14-year-old girl 'should have complained' about assault

A 14-year-old girl at the John Oxley Youth Centre should have complained about an alleged sexual assault in the 1980s, the centre's former manager told a child protection inquiry on Tuesday.

The alleged assault has been central to two decades of claims of sexual abuse at the centre, which spawned accusations that the incoming Goss government shredded evidence gathered during the Heiner inquiry in 1989-1990.

Retired magistrate Noel Heiner headed the short eight-week inquiry.

No evidence of any sexual abuse allegations were made to the Heiner inquiry.

Former John Oxley Centre manager Peter Coyne told this week's Carmody inquiry he never discussed the May 1988 sexual assault allegation with Mr Heiner, but rejected any suggestion the issue had been covered up.

Extensive documents about the issue have been tabled as exhibits this week for the first time.

Mr Coyne described the allegation of ongoing sexual abuse at the centre as "ridiculous" and a "storm in a teacup", exaggerated by whistleblower and former union official Kevin Lindeberg over several inquiries.

However Mr Coyne said he still believed the 14-year-old girl was sexually assaulted and was disappointed when no complaint was made to police.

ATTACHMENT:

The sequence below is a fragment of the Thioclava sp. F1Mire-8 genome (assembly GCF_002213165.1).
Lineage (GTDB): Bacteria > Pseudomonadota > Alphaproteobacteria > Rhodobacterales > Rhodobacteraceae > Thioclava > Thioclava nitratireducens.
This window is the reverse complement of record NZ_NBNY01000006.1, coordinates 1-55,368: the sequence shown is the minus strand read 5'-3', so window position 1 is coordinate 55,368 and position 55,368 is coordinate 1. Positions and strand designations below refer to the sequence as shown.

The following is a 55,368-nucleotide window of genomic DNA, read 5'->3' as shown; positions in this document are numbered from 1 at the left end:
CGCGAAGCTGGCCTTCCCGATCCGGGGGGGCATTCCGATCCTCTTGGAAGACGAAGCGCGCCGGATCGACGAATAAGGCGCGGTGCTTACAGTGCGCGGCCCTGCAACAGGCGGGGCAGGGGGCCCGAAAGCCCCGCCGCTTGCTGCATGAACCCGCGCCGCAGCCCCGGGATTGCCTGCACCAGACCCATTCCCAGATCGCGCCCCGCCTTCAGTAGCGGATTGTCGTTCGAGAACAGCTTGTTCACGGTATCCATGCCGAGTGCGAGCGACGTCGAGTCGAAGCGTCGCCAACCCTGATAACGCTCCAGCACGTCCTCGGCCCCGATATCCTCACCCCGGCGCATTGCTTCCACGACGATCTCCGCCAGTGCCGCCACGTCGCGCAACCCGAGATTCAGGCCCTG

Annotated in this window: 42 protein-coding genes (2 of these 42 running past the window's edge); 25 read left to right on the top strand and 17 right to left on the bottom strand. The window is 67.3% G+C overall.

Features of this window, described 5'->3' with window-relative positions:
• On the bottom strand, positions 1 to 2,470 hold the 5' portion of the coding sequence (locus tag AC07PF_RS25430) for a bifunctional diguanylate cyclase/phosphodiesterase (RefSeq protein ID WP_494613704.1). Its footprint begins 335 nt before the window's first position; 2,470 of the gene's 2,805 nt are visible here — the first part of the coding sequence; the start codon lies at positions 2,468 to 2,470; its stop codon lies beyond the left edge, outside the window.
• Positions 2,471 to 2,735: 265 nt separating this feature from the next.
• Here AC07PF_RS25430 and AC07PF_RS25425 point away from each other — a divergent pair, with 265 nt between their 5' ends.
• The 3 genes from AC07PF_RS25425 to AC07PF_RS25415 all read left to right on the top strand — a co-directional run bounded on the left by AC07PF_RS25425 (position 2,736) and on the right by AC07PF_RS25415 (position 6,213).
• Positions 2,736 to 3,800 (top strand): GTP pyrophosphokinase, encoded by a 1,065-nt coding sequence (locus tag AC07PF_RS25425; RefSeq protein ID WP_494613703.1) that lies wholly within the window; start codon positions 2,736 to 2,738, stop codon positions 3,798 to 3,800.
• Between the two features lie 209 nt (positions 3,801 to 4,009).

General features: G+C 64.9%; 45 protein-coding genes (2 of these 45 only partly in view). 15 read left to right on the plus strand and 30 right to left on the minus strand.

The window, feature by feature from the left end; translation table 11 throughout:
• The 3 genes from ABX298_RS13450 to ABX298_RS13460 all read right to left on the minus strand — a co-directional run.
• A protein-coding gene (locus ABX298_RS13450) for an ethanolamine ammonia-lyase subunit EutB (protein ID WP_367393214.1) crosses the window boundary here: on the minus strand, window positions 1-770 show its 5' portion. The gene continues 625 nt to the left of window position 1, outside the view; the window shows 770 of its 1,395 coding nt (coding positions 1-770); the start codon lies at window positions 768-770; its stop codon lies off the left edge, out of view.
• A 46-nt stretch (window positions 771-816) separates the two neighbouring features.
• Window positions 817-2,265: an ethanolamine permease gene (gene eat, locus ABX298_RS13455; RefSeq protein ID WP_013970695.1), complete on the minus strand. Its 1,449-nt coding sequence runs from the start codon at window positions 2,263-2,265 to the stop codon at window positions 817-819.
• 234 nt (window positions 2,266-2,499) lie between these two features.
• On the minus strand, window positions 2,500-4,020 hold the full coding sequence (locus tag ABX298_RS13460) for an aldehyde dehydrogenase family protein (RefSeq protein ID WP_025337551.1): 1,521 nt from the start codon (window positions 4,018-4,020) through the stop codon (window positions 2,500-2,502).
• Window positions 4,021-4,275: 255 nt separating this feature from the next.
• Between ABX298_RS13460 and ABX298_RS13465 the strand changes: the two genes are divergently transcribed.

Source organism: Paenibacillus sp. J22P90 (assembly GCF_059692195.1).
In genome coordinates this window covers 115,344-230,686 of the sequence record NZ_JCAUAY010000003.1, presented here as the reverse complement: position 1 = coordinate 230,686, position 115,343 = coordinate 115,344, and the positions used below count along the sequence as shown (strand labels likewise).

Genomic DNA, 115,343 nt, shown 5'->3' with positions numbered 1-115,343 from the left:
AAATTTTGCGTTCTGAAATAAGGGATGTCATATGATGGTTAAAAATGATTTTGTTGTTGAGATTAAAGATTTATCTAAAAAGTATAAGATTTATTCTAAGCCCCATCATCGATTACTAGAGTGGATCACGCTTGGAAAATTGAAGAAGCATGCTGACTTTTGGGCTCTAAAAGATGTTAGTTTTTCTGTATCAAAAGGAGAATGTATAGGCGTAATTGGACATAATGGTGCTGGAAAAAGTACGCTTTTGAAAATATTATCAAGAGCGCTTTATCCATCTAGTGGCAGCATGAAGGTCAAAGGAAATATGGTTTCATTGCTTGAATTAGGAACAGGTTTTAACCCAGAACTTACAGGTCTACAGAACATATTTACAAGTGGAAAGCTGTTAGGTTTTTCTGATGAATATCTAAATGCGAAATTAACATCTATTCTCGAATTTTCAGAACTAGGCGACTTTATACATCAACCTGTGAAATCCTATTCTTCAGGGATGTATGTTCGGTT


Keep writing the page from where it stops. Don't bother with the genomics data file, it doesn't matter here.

"I certainly wanted her to make a complaint if she had been sexually assaulted," Mr Coyne said after several hours of cross-examination.

"And I didn't think that was something where a decision (not to make a complaint) should be made by a 14-year-old girl."

Barrister Michael Bosscher, for Mr Lindeberg, said to Mr Coyne: "I don't think there is anyone in here today that will disagree with you."

Mr Coyne, now a corrections officer, said he felt "hurt and humiliated" after being seconded to "special projects" after the Heiner inquiry finished in February 1990 and shifted to a desk with no duties to perform.

He said he simply wanted to be able to answer the allegations against him during the Heiner inquiry.

"I am not the best manager in the world. I am far from the worst," he told the Carmody inquiry on Tuesday.

However he rejected suggestions from Commissioner Tim Carmody that constant memos to senior public servants in his department were an attempt to leave a "paper trail" when his requests for copies of complaints made against him to senior public servants were unanswered.

"I agree it was rapid fire and a bit of a shotgun, but I felt hurt," Mr Coyne said.

"It became clear to me that with the change in government, there wasn't going to be any real meaningful work."

Counsel assisting the inquiry Michael Copley also stepped Mr Coyne through the series of legal approaches by his solicitor Ian Berry, now a state MP, to senior public servants about the destruction of the Heiner documents.

Mr Coyne still believes he did not receive natural justice – being able to answer his critics – and Mr Berry in 1990 agreed.

Mr Coyne wrote to the State Archivist, who had the responsibility to destroy the documents, on May 17, 1990, again looking for documents gathered by Mr Heiner.

The letter says in part: "My solicitor (Mr Berry) and I have legitimate requests for a copy of these documents.

"The director-general is still seeking legal advice and has been fully aware of the possibility of legal action."

Documents gathered under the Heiner inquiry were shredded on March 23, 1990, however no legal action had started, Mr Copley told the inquiry.

This story 14-year-old girl 'should have complained' about assault first appeared on Brisbane Times.